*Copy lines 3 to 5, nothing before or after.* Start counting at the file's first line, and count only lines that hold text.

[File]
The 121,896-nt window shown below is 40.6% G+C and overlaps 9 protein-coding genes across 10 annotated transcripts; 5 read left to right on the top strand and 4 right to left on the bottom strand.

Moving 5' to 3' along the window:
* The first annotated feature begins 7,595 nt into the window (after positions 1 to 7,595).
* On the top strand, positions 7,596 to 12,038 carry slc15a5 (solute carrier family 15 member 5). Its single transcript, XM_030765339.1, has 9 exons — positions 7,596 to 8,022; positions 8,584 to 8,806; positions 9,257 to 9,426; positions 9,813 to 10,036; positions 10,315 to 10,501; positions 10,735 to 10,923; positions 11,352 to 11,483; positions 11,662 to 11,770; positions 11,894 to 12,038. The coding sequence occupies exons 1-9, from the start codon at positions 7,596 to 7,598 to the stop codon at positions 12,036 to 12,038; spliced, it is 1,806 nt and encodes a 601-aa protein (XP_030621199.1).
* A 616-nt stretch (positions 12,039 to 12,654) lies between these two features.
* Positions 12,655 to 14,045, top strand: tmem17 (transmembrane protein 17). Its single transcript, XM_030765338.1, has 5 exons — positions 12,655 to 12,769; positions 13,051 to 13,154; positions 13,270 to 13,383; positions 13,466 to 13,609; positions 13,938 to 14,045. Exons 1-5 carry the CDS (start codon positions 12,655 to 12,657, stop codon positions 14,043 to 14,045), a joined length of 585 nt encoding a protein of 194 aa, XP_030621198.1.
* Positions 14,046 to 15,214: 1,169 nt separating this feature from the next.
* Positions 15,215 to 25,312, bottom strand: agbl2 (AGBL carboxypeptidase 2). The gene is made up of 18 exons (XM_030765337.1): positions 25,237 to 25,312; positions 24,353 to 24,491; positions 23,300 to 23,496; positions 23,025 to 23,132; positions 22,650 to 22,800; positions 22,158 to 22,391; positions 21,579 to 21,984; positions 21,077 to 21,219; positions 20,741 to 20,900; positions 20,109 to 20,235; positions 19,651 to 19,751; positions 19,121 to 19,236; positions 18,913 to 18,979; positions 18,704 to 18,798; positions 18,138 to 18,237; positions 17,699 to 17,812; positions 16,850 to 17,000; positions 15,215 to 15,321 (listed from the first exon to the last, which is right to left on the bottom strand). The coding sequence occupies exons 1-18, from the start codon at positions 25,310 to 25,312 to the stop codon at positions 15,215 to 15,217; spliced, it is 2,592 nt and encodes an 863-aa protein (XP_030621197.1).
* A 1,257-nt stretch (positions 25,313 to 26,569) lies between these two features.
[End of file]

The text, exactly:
* The first annotated feature begins 7,595 nt into the window (after positions 1 to 7,595).
* On the top strand, positions 7,596 to 12,038 carry slc15a5 (solute carrier family 15 member 5). Its single transcript, XM_030765339.1, has 9 exons — positions 7,596 to 8,022; positions 8,584 to 8,806; positions 9,257 to 9,426; positions 9,813 to 10,036; positions 10,315 to 10,501; positions 10,735 to 10,923; positions 11,352 to 11,483; positions 11,662 to 11,770; positions 11,894 to 12,038. The coding sequence occupies exons 1-9, from the start codon at positions 7,596 to 7,598 to the stop codon at positions 12,036 to 12,038; spliced, it is 1,806 nt and encodes a 601-aa protein (XP_030621199.1).
* A 616-nt stretch (positions 12,039 to 12,654) lies between these two features.